Twenty minutes after they had arrived in France, dad & pregnant soon-to-be-wife were heading back to England with their unpacked things and left France for good in a hurry, dodging the saucers and plates along the way, escaping from the motherly screams and the fatherly blame, leaving the hurt my granddad had lived with for too long already at the tender age of 19. They settled in that oh-so-quiet British village, where they had met, young fools in love (I'm guessing they had wed, since my British grandma was now named "Lafleur") and baby to come, and never, ever went back to or even thought of going back to France, nor my granddad ever spoke a word of French again. My dad told me his father vowed in English to his wife never to make her cry again, or so the story my almost bastard father told me goes. Isn't that a great family story?
Now, my own father, the one I was just telling you about - the bastard, that's right - was born as a legitimate Lafleur in 1948 England, and never heard a word of French in his village life, not even from his own father in times of upsets. Granddad had kept his promise. Dad only learned to speak French when he met my Quebecois mother thirty-some years ago in Montreal, whilst traveling to discover the new world. At 22, in 1967, he wanted to see the world, and since he was lazy, those are his words, not mine, he had said to me, poking fun at himself, that Montreal seemed a good idea at the time since it was going to host the "Man and his world, Expo 67" world exposition for 6 months that year. He was hoping of finding a job over there, or at least get a little idea of what the world had to offer without having to go around it, as he told me. He met my mother at the hot-dog stand in front of the Great-Britain pavilion; she was looking for frites and he was looking for chips, then violins suddenly started playing, the earth stood still and everyone disappeared but them, and all that romantic nonsense all over again. Love was in the international greasy spoon scented air this time, and the rest is family history. There is more to my parent's love story, but be patient. I shall tell you that one a little later. I like it, it's romantic, and I want to save it for dessert. You'll like this one.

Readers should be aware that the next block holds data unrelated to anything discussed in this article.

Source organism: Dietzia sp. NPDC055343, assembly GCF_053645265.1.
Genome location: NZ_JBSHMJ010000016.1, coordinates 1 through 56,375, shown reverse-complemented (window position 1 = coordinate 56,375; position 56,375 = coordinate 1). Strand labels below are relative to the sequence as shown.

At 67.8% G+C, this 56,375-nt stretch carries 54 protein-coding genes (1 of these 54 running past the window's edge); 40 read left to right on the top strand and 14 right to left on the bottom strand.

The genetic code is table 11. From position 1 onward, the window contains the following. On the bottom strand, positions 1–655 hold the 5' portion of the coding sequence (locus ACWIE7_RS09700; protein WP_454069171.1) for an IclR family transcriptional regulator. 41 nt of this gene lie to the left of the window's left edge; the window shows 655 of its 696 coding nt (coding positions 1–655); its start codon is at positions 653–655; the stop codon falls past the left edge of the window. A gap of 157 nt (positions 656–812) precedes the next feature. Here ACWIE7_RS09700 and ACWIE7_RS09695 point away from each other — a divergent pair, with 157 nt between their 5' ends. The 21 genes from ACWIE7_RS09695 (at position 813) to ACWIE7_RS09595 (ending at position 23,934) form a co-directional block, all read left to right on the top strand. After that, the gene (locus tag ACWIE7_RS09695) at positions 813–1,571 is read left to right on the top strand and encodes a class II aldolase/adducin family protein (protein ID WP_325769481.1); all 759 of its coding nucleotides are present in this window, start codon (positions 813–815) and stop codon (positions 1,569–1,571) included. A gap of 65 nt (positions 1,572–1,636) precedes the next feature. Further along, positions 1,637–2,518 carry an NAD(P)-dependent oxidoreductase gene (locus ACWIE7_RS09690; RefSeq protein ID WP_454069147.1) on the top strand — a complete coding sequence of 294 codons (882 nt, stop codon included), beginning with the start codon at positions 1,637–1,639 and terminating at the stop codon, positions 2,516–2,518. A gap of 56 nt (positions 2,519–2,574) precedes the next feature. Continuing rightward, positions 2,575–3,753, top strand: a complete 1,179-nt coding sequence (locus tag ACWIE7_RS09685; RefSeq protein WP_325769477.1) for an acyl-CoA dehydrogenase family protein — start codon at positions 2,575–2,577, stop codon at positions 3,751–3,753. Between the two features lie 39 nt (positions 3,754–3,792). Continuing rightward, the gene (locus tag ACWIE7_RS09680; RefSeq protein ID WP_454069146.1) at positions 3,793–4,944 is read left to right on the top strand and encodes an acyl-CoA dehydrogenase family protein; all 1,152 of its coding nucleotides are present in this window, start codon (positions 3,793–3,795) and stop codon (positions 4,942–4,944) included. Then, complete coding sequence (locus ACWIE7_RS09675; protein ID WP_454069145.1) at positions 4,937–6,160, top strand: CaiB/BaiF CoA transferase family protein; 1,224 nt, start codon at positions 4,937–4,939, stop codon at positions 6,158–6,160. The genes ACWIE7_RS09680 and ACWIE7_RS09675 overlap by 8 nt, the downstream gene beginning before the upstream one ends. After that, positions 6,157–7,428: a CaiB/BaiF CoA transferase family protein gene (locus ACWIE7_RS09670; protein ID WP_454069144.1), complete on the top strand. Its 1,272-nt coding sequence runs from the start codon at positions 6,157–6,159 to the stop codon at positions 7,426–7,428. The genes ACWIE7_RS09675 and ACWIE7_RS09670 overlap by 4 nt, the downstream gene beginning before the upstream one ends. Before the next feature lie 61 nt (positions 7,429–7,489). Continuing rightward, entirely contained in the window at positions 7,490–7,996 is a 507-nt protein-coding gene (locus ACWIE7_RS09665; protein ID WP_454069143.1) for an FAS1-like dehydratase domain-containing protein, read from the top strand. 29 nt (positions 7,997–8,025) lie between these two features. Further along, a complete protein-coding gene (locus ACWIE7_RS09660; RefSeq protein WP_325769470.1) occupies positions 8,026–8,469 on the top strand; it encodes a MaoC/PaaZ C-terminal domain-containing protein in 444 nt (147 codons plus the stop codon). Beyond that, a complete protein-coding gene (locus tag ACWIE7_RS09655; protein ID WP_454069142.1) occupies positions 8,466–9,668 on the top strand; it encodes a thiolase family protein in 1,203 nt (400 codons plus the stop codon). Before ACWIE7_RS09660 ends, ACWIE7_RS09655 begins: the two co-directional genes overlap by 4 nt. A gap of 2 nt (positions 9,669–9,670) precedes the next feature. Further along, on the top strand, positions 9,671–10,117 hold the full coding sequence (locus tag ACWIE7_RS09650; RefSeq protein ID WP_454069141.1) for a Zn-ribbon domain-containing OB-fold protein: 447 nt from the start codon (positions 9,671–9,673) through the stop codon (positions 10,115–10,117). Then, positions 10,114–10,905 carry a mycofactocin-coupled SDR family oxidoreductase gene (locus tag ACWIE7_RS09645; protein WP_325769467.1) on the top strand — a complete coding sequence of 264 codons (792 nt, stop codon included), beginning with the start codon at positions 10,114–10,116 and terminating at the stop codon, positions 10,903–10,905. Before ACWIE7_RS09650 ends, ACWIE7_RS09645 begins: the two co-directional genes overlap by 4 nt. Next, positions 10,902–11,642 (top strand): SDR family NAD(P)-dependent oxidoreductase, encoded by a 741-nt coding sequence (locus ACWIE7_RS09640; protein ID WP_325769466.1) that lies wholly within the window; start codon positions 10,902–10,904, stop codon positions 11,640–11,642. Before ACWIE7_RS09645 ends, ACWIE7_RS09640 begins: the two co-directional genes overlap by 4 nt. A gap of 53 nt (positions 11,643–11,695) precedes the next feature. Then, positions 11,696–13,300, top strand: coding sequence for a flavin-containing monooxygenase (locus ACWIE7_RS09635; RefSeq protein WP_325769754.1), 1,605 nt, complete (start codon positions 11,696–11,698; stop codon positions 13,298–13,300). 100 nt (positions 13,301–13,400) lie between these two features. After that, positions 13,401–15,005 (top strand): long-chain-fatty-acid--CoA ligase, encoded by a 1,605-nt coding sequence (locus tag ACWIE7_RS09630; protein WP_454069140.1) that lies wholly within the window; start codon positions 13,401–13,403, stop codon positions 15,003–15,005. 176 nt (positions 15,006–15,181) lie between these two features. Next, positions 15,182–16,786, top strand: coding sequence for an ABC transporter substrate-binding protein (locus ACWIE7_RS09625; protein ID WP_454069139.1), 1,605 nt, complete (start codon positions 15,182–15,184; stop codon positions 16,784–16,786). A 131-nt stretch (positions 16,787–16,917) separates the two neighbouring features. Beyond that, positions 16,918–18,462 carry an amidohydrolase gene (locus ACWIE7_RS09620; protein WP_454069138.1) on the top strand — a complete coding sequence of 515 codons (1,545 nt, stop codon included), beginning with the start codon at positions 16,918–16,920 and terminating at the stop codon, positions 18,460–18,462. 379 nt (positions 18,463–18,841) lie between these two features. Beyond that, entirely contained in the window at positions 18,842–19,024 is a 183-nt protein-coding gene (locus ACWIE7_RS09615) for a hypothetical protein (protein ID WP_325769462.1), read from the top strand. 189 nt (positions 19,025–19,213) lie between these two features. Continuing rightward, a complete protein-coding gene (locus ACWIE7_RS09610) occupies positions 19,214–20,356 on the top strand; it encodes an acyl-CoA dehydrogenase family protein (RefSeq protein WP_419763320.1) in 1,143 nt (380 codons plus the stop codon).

But Brigitte? What's with Bridges?
Oh, I'm sorry, almost forgot. Well, after my parents had agreed on "Brigitte", then my father convinced my mother they should spell it B-R-I-D-G-E-T, like St. Bridget, patron of charity and justice, or something like that. My dad thought it would be nice to have and English name with a French surname, the whole romantic idea of having a child embody the symbol of two countries and two languages coming together in harmony in one little tiny body and so forth...Anyway dad convinced mum, and she wanted to please her man, so, there I was, baby Bridget, daughter of the Canadian ideal, francophone meets Anglophone in one person. As my father was explaining the reason for the spelling of his daughter's name to the hospital employee filing out the official birth form, he must have been going on and on about Canadian history and the British and French empires, building bridges between countries and cultures and so on and so forth. He must have bored the clerk silly with his unbridled enthusiasm and impacted this person's unconscious, because when they finally got home a few days later, my official birth certificate read "Bridges S. Lafleur, fille de Marie Madeleine Dugas et de Leonard Andrew Lafleur".
My parents agreed that fate had decided it was a much more appropriate name for me and never had it changed. Baby Bridges had a name cut right out for her.
1. Giving birth is like pushing a turkey through your nose, Bridges; remember that before you start thinking of becoming a mother yourself! 2. Traumatized.